Nursing student hopefuls have difficulty getting into major at James Madison University

(JMU Breeze) Only 30 percent of this year’s applicants to the nursing program were accepted. That’s 60 students out of 200 total applicants this semester.

Junior Rachel Schwartz changed her major to health sciences after being denied from the nursing program three times.

“I was always a really hard worker, and I got pretty good grades,” Schwartz said. “I had to have all my prerequisites completed, and anatomy and physiology were really difficult for me at this school.”

After struggling with those two classes, which brought her GPA down, she decided to change her major and pursue an accelerated nursing program. She will graduate a year and half later than she expected.

“I have to use my two repeat-forgives on anatomy and physiology, which I have to retake for health sciences, anyway,” Schwartz said. “I still have to do really well in both those classes to get into that [accelerated nursing] program.”

Applications reviewed by the Bachelor of Science in Nursing admissions committee are evaluated and selected based on overall GPA and prerequisite course grades. The minimum GPA required to be considered is 2.8, and a C-minus is the minimum grade applicants can receive in their prerequisite courses to be considered.

Applications must be turned in about six months before the start date and are advised to have completed 25 credit hours.

Even with these guidelines, Schwartz believes that students are often confused about the qualifications for the program.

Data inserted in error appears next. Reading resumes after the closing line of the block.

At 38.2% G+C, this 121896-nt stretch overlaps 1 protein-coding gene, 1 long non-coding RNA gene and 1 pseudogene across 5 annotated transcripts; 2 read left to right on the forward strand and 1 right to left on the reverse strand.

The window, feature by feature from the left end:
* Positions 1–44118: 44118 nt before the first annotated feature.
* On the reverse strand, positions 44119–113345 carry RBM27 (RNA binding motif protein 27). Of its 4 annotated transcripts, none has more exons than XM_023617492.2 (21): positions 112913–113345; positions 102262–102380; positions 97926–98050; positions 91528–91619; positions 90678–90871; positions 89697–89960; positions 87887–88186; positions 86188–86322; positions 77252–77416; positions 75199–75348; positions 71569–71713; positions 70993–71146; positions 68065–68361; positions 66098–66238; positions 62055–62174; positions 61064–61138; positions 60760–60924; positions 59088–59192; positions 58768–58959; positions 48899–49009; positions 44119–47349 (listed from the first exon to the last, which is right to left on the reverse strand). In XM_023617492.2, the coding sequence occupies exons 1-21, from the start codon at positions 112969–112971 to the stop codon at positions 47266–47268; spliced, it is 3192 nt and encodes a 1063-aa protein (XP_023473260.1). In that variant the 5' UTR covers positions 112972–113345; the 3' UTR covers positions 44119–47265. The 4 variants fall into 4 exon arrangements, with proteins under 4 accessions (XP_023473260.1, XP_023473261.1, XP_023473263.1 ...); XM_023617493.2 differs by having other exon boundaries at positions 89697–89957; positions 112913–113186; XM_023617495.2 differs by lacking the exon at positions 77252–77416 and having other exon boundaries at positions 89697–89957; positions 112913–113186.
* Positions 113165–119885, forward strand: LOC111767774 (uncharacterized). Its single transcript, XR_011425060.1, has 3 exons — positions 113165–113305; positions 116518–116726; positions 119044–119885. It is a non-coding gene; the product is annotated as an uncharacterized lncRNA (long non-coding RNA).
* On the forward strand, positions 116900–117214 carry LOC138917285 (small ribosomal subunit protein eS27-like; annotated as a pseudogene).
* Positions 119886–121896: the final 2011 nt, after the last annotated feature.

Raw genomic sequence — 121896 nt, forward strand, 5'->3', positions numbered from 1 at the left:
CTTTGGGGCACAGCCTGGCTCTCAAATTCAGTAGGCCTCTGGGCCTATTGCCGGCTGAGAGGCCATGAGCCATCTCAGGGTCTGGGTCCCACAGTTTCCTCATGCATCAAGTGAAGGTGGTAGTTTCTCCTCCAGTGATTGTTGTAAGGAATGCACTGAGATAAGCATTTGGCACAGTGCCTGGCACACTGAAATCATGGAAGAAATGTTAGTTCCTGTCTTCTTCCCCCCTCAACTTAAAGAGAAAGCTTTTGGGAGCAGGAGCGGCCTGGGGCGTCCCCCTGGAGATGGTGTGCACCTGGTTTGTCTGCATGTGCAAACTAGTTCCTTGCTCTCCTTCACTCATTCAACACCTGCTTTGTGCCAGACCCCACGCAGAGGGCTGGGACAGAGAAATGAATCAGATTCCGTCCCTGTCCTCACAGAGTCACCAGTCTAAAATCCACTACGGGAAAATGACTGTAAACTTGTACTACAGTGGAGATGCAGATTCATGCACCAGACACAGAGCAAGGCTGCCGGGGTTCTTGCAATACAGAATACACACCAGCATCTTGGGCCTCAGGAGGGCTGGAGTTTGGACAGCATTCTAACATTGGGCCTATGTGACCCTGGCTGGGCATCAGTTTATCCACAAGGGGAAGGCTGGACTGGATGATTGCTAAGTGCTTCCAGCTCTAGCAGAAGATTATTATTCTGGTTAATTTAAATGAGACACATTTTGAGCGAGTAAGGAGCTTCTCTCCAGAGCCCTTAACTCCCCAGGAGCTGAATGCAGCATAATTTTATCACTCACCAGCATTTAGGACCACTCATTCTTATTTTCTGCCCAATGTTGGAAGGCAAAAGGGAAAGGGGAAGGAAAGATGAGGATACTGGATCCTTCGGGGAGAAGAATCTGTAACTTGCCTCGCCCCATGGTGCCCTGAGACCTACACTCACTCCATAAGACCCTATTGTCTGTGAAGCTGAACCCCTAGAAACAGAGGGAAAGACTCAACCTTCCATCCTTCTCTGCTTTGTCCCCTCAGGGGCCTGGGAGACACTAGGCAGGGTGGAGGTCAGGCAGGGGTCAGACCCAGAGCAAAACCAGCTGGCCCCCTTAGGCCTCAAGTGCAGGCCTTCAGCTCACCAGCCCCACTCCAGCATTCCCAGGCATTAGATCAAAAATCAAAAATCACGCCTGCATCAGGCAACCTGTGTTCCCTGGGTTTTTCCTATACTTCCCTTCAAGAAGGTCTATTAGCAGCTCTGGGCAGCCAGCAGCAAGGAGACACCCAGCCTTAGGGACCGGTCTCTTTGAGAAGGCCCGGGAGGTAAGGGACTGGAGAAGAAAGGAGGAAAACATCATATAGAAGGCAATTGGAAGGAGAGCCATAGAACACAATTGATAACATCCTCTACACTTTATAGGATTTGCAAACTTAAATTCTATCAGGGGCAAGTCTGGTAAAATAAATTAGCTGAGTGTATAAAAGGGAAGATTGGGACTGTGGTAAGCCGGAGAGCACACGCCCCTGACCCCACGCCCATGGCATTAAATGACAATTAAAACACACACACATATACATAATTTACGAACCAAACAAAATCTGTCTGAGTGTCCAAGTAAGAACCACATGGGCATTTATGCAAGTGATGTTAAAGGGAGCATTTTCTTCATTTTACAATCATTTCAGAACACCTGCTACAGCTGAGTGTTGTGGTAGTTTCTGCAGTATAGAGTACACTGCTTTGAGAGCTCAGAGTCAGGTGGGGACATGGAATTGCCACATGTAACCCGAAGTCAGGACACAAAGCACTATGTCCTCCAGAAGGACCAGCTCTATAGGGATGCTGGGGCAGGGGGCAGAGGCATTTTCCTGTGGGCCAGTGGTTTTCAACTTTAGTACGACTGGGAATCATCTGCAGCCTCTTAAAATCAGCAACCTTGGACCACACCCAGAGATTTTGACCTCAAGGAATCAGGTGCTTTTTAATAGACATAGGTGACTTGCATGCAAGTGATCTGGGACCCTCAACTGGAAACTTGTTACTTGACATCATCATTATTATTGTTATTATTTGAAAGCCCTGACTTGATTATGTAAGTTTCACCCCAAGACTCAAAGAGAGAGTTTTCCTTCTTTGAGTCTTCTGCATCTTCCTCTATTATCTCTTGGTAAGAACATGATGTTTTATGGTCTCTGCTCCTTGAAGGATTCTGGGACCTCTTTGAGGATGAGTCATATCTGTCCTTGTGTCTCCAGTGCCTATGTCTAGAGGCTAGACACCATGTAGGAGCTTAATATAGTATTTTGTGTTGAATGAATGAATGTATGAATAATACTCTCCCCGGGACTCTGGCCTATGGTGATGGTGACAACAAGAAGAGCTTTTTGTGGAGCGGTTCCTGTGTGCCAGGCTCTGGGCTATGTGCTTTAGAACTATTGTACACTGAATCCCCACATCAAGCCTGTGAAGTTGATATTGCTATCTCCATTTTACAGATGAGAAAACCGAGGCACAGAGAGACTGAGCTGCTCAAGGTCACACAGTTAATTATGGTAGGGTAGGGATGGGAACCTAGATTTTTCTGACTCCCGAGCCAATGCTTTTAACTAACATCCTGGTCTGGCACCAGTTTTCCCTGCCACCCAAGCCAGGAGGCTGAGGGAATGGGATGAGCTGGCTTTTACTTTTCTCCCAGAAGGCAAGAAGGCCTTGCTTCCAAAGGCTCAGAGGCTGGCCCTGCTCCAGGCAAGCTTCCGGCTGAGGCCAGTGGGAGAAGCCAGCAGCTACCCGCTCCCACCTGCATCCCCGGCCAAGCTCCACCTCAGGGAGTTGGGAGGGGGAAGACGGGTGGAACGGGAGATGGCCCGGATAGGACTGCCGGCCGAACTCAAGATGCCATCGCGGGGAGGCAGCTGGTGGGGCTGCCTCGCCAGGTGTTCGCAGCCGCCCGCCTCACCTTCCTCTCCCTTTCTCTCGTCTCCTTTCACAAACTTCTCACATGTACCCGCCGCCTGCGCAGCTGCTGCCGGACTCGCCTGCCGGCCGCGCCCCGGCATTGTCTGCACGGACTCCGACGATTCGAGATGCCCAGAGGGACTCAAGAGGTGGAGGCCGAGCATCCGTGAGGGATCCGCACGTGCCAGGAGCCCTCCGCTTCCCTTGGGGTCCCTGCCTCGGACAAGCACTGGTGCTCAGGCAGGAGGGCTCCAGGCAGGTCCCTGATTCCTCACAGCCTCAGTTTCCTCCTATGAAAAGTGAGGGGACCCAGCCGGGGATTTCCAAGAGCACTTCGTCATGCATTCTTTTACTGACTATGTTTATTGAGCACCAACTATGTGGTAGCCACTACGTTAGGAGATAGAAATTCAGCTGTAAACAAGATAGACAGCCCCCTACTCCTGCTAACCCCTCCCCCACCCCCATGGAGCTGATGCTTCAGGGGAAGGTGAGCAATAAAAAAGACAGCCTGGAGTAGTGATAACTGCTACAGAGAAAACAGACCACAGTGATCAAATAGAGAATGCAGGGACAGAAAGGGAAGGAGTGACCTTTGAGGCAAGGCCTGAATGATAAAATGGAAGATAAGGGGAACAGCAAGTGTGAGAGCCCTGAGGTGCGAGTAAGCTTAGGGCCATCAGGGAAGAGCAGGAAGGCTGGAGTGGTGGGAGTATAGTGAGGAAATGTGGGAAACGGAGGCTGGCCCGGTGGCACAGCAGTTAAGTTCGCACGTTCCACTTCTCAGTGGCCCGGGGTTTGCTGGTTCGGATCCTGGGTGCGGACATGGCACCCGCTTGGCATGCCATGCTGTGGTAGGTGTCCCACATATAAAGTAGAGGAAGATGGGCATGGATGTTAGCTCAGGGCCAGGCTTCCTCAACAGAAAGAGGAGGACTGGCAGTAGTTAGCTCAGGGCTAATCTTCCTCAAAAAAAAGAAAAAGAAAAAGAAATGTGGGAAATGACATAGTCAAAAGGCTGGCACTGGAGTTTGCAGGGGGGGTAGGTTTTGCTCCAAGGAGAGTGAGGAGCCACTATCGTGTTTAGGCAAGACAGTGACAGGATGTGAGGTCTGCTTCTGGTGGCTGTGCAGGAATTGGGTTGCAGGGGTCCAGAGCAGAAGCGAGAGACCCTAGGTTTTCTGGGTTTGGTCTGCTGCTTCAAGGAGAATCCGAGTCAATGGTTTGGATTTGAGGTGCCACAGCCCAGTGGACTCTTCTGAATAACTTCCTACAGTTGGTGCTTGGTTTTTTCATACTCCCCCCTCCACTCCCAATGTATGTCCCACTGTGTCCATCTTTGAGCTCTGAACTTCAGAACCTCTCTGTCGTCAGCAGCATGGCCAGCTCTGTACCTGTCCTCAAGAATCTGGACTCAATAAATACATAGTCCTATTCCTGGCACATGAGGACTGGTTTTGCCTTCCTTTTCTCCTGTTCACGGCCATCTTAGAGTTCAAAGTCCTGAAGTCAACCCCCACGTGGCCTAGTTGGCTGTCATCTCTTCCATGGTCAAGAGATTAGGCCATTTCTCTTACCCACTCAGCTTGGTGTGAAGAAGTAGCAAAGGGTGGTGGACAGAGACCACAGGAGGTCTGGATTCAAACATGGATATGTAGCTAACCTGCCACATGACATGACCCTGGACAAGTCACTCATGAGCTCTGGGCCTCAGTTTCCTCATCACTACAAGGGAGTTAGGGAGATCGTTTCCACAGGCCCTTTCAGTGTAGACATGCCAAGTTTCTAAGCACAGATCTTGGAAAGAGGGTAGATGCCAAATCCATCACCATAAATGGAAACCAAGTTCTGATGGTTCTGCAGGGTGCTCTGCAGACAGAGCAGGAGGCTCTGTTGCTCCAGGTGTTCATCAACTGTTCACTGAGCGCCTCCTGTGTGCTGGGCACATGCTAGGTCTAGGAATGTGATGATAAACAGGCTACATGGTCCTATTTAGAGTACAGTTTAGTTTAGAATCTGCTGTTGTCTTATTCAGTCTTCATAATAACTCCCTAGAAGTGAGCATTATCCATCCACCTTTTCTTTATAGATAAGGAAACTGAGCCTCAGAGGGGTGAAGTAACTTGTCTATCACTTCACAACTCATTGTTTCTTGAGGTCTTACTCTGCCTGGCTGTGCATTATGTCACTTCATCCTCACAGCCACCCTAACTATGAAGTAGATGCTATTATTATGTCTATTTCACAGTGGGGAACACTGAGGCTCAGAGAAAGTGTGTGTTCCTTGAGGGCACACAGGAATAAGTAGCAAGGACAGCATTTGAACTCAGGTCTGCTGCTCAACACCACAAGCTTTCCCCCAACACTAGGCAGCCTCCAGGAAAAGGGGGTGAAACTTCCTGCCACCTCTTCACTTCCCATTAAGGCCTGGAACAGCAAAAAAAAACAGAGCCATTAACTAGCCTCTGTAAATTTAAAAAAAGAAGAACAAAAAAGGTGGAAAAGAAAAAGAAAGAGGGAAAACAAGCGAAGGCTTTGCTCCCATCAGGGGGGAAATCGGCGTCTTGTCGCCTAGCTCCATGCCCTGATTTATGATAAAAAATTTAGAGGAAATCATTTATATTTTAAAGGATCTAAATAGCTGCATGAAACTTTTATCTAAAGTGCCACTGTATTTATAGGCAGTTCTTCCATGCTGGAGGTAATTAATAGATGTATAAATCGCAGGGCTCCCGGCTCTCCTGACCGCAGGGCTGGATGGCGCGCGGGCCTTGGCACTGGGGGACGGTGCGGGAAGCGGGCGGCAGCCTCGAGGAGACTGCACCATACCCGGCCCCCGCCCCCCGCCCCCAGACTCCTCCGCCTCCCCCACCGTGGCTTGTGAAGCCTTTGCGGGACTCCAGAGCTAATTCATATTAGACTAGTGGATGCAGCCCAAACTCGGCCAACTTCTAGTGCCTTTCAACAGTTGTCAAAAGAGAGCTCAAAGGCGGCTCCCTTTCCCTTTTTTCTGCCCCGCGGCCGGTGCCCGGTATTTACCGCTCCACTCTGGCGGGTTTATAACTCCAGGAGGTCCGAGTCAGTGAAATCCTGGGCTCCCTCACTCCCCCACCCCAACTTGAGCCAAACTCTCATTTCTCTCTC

“They tell students that they have to have a minimum GPA of 2.8, but they don’t actually accept anyone with less than a 3.2,” she said. “I’ve known people with 3.8, 3.9 who have gotten denied. I think it’s because they say they want well-rounded people who have done volunteer work.”

Sheri Tratnack, a professor of psychiatric nursing, believes that one of the main problems associated with the competitiveness of the nursing program is the lack of nursing professors.

Tratnack thinks this is because nurses with advanced degrees make more money working as a nurse than as a teacher.

“You can definitely make more money in practice than in teaching,” Tratnack said, “but I love teaching. I taught undergraduate nursing before and really enjoyed it. It’s fun and it’s very enjoyable to work with students coming in.”

(JMU Breeze) Julie Sanford, head of nursing department, said this lack of professors isn’t unique to JMU. Many colleges are having a hard time meeting the demand for the educational preparation of registered nurses with a Bachelor of Science in Nursing.

The latest data shows that more than 67,000 qualified applications to professional nursing programs were turned away last year, including more than 11,000 applicants to graduate programs, according to the American Association of Colleges of Nursing. 

There are currently 28 full-time nursing professors and 10 part-time professors on staff at JMU. This is drastically lower than the roughly 128 nursing professors at the University of Virginia.

In order to meet state requirements and for safety and supervision purposes, there must be a 10-1 ratio of students to faculty in the clinical classes. This means that the number of teachers directly affects the number of students that can be accepted into the program, so a shortage of teachers would mean the program has to take fewer students.

“There is definitely a shortage of nursing professors,” said Ashia McCrary, a junior nursing major. “If there were more, we would be able to have more clinical time and there would be more spots … it’s pretty competitive right now, so many people get turned away.”

There are plans currently underway to increase the nursing program, but the department won’t give details until they’re finalized.

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